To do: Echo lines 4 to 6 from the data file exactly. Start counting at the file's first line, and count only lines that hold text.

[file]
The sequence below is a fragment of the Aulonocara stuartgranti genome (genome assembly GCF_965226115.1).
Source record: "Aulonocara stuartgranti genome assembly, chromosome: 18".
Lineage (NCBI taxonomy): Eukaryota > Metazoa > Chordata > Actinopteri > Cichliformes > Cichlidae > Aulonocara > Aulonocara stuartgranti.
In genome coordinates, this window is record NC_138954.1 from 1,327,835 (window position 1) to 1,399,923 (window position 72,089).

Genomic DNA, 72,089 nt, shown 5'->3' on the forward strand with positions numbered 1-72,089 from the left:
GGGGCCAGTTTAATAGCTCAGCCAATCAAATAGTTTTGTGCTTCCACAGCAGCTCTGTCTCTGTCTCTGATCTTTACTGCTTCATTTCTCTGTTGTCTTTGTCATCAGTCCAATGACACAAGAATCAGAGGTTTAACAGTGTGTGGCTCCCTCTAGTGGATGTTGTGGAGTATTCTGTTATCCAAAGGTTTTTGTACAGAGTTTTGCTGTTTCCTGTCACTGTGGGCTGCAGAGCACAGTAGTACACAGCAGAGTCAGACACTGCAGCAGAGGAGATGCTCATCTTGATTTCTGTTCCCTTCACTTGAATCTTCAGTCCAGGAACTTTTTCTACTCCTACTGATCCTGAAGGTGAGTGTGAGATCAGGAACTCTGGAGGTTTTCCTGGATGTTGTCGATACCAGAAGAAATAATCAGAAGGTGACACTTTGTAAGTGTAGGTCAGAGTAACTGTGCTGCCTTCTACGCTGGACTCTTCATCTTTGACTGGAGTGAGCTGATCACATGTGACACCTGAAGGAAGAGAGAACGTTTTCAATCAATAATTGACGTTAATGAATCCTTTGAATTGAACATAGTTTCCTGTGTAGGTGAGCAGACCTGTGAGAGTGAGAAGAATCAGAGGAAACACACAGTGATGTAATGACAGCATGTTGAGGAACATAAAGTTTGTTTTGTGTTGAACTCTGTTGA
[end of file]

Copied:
In genome coordinates, this window is record NC_138954.1 from 1,327,835 (window position 1) to 1,399,923 (window position 72,089).

Genomic DNA, 72,089 nt, shown 5'->3' on the forward strand with positions numbered 1-72,089 from the left:
GGGGCCAGTTTAATAGCTCAGCCAATCAAATAGTTTTGTGCTTCCACAGCAGCTCTGTCTCTGTCTCTGATCTTTACTGCTTCATTTCTCTGTTGTCTTTGTCATCAGTCCAATGACACAAGAATCAGAGGTTTAACAGTGTGTGGCTCCCTCTAGTGGATGTTGTGGAGTATTCTGTTATCCAAAGGTTTTTGTACAGAGTTTTGCTGTTTCCTGTCACTGTGGGCTGCAGAGCACAGTAGTACACAGCAGAGTCAGACACTGCAGCAGAGGAGATGCTCATCTTGATTTCTGTTCCCTTCACTTGAATCTTCAGTCCAGGAACTTTTTCTACTCCTACTGATCCTGAAGGTGAGTGTGAGATCAGGAACTCTGGAGGTTTTCCTGGATGTTGTCGATACCAGAAGAAATAATCAGAAGGTGACACTTTGTAAGTGTAGGTCAGAGTAACTGTGCTGCCTTCTACGCTGGACTCTTCATCTTTGACTGGAGTGAGCTGATCACATGTGACACCTGAAGGAAGAGAGAACGTTTTCAATCAATAATTGACGTTAATGAATCCTTTGAATTGAACATAGTTTCCTGTGTAGGTGAGCAGACCTGTGAGAGTGAGAAGAATCAGAGGAAACACACAGTGATGTAATGACAGCATGTTGAGGAACATAAAGTTTGTTTTGTGTTGAACTCTGTTGA